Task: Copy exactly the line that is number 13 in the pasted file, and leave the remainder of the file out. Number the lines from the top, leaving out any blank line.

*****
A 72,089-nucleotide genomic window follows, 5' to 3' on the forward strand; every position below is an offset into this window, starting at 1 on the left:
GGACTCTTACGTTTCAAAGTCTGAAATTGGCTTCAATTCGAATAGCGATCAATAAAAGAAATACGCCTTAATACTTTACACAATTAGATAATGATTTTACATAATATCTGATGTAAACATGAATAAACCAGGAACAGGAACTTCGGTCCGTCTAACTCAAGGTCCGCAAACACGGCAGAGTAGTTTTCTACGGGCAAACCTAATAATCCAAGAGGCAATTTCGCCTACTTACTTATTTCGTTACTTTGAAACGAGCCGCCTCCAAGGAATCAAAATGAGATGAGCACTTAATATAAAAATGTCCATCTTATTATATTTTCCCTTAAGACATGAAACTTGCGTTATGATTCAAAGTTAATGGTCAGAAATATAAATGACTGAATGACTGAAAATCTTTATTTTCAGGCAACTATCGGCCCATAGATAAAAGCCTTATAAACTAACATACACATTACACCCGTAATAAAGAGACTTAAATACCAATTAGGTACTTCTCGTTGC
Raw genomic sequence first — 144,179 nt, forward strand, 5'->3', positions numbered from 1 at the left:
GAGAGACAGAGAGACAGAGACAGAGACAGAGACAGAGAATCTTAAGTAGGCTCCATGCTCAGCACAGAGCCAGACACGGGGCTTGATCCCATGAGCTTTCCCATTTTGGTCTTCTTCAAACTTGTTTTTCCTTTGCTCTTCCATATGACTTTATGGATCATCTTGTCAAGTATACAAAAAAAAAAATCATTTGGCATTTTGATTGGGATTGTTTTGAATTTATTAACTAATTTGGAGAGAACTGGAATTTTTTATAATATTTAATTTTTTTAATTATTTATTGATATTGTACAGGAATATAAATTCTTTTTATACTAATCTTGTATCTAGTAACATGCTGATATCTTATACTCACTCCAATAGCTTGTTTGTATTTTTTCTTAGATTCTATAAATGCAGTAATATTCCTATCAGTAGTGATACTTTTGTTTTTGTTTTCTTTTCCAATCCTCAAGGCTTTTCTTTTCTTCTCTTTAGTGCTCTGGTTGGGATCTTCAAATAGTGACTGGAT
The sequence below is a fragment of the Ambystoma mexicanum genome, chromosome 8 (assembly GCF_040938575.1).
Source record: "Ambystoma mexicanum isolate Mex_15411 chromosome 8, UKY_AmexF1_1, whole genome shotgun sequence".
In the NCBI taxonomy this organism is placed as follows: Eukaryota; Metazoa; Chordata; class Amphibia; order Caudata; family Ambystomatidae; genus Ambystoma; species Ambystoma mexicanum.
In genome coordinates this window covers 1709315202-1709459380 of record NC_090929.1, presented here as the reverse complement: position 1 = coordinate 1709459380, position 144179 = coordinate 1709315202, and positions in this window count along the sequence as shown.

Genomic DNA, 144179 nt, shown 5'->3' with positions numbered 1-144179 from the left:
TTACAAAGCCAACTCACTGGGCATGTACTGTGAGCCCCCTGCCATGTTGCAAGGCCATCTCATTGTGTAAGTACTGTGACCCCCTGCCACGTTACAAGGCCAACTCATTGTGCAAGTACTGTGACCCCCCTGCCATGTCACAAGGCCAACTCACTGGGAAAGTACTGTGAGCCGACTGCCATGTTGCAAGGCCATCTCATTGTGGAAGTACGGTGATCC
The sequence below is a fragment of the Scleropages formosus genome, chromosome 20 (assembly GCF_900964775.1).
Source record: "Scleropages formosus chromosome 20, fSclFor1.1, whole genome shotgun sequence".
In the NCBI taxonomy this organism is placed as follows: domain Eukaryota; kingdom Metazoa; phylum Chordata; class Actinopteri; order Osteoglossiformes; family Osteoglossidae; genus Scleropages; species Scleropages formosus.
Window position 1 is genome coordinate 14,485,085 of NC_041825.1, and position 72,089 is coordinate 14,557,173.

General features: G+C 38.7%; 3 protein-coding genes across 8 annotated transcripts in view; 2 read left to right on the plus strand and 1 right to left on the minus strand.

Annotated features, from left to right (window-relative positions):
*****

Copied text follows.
In the NCBI taxonomy this organism is placed as follows: domain Eukaryota; kingdom Metazoa; phylum Chordata; class Actinopteri; order Osteoglossiformes; family Osteoglossidae; genus Scleropages; species Scleropages formosus.